The kids just wore 'ordinary' clothes, no great fashion parades, most girls in jeans and tops, no one took much notice.

Now they are at a secondary with a strict unifom policy and detentions for everything. The school also has good discipline and is high achieving, but there is resentment and a certain cynicism and 'wha'ever' towards detentions. The uniform is fine, but uncomfortable.

I prefer a uniform-free school, but am not bothered that there is a polyester outfit now. But the importance of uniform on behaviour is wildl over-rated.

Most high schools in the U.S have no uniform, and yet their business dress code is much stricter than ours.

NamingOfParts Fri 16-Nov-12 17:17:22

I don’t have a problem with uniform. In a military setting it has two criteria to meet 1) make everyone look exactly the same 2) provide practical workwear.

It meets both of those criteria but it does so by following the maxim that uniform isn’t uniform unless it is uniform. I am always impressed by just how practical the cadet kit is. It still manages to look tidy even when they have all but lived in it for several days. Of course they are volunteers so agree to the rules.

School uniform is different. Blazers, especially the nylon sort, are hopelessly impractical, a sponge lined with a plastic bag. If there isn’t a set kit with a set way of wearing it (as the cadets have) then students will find a way of individualising the uniform. They aren’t volunteers so it is far harder to strenuously enforce uniform without being unreasonable.

To my mind school uniform doesn’t teach students to dress smartly. Instead it teaches students to dress without thought – wear the appropriate items (blazer, tie, shirt, black shoes) and no matter how ragged these are they are in uniform.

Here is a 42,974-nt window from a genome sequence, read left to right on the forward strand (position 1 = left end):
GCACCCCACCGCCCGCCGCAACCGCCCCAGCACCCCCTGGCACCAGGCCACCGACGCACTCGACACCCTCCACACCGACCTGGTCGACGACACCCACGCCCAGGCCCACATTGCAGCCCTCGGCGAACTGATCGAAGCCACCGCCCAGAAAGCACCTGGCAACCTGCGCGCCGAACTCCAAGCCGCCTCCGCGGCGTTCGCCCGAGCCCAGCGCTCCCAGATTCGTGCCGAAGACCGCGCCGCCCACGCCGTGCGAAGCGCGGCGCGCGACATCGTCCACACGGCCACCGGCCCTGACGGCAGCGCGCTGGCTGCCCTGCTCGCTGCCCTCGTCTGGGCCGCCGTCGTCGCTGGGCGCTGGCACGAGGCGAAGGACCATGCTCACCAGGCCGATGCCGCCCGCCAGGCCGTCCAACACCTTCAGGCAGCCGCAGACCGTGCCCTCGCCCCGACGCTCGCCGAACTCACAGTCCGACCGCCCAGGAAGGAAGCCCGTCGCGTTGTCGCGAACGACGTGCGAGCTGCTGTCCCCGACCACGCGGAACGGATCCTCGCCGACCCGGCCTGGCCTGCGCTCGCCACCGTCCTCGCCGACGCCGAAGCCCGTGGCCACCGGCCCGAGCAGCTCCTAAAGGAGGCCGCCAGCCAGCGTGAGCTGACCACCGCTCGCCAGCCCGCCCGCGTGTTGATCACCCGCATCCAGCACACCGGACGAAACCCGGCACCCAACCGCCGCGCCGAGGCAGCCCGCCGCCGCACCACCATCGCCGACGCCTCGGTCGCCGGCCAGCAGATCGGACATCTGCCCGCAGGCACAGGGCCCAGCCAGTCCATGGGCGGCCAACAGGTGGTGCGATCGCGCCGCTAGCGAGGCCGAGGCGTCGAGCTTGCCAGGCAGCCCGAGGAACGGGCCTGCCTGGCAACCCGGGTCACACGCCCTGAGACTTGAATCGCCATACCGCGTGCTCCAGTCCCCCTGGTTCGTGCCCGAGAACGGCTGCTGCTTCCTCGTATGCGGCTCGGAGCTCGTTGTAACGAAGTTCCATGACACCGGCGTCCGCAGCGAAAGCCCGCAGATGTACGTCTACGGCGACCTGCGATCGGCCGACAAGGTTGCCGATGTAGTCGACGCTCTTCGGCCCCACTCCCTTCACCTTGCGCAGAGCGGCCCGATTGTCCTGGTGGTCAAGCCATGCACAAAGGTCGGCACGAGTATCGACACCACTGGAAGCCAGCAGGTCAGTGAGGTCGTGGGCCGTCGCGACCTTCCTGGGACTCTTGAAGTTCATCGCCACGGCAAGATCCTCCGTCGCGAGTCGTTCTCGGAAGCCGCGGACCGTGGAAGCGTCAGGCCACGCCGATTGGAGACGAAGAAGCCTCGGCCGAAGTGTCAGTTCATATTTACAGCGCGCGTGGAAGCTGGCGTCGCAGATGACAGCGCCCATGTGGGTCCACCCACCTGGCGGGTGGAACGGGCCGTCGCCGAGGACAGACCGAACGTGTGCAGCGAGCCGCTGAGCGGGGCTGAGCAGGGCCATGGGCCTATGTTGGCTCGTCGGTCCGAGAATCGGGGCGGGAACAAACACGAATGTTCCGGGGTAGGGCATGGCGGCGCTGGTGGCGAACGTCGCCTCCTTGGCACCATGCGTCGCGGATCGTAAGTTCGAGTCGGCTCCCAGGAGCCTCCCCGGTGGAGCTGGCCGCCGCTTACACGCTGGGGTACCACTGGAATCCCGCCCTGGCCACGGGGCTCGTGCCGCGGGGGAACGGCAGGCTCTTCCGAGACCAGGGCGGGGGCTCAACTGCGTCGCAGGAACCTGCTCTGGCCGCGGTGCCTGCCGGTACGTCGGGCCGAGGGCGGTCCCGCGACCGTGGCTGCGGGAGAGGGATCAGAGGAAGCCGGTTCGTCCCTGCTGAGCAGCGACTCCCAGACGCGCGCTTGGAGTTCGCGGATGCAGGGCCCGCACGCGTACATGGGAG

goralka Fri 16-Nov-12 17:22:05

uniform is a PITA no doubt, this morning was a delight as a non-uniform day - children were dressed and out of the house in double quick time wearing jeans and hoodies.
I do wonder if all those bright eyed graduates who went into teaching for all the right reasons imagined they would be spending their days yelling at people about the texture or colour of their trousers....

BackforGood Fri 16-Nov-12 17:34:30

Agree with the first two replies, tbh.

SoggyMoggy Fri 16-Nov-12 17:52:27

I live in the States, so my knowledge of uniform in schools is admittedly limited. Based on reading threads on Primary about how much uniform to buy, I've got to say uniform seems a heck of a lot kinder on the wallet. Individual pieces cost more, but compared to the number of them you need, it's absurd how much cheaper uniform comes out. Sure, a week's worth of non-uniform clothes should theoretically do as well as a week's worth of uniform, but in practice having only five outfits or so in rotation is an engraved invitation for your child to be mocked and bullied in the schools I have attended/taught in.

goralka Fri 16-Nov-12 18:35:22

hmm you do have a point of course soggymoggy - my children attended a non uniform school for a while and there were these repulsive children in full official football kit every day who would check the labels of any football shirt worn and declare them 'fake' very loudly and shout 'chav!'....

Ragwort Fri 16-Nov-12 18:41:17

I much prefer a school uniform - even with a dress 'code' there will be children (and parents) pushing the rules all the time, as they do anyway with the uniform but at least it makes it slightly simpler.

Our sixth form is meant to be dress code but whatever dress code allowes laddered tights with very brief denim shorts on size 18 girls shock - yes I may sound size-ist but I am size 18 and try to dress carefully grin.

Far too much time/energy/cost spent on some children's appearance and agree about the 'sneering' if you're not wearing the 'right' sort of make. My DS had a non-uniform day today and fortunately he doesn't really care what he wears but to see some of the pupils - you would think it was a fashion contest as to who could outdo who with their latest brands/styles etc.

NamingOfParts Fri 16-Nov-12 19:21:30

LaVolcan - your comment about cadet uniform reminded me of a conversation I overheard at cadets the other night - two of the adult staff, both former regulars, discussing whether MTP kit should have creases ironed in or not!

I would be interested to know if there has been any research into school uniform. Changing the school uniform seems to feature on page 1 of the 'new broom' head teacher's manual.